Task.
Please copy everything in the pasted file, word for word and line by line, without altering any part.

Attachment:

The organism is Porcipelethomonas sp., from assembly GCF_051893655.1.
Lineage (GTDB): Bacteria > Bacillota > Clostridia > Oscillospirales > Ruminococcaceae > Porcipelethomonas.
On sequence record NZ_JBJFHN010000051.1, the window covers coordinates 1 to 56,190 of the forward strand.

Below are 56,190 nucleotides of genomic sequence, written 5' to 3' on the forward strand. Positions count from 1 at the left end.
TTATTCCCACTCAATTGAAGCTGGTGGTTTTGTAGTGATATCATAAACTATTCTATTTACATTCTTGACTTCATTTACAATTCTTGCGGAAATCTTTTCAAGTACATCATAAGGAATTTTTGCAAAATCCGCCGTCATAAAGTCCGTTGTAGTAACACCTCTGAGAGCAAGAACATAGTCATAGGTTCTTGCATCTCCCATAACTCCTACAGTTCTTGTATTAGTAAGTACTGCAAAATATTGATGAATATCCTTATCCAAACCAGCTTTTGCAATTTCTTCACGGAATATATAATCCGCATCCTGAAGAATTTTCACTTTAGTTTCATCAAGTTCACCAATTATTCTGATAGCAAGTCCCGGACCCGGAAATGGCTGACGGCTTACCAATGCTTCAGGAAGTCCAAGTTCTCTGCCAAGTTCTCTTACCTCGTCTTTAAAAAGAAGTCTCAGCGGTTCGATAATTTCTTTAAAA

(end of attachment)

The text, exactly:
The organism is Porcipelethomonas sp., from assembly GCF_051893655.1.
Lineage (GTDB): Bacteria > Bacillota > Clostridia > Oscillospirales > Ruminococcaceae > Porcipelethomonas.
On sequence record NZ_JBJFHN010000051.1, the window covers coordinates 1 to 56,190 of the forward strand.

Below are 56,190 nucleotides of genomic sequence, written 5' to 3' on the forward strand. Positions count from 1 at the left end.
TTATTCCCACTCAATTGAAGCTGGTGGTTTTGTAGTGATATCATAAACTATTCTATTTACATTCTTGACTTCATTTACAATTCTTGCGGAAATCTTTTCAAGTACATCATAAGGAATTTTTGCAAAATCCGCCGTCATAAAGTCCGTTGTAGTAACACCTCTGAGAGCAAGAACATAGTCATAGGTTCTTGCATCTCCCATAACTCCTACAGTTCTTGTATTAGTAAGTACTGCAAAATATTGATGAATATCCTTATCCAAACCAGCTTTTGCAATTTCTTCACGGAATATATAATCCGCATCCTGAAGAATTTTCACTTTAGTTTCATCAAGTTCACCAATTATTCTGATAGCAAGTCCCGGACCCGGAAATGGCTGACGGCTTACCAATGCTTCAGGAAGTCCAAGTTCTCTGCCAAGTTCTCTTACCTCGTCTTTAAAAAGAAGTCTCAGCGGTTCGATAATTTCTTTAAAA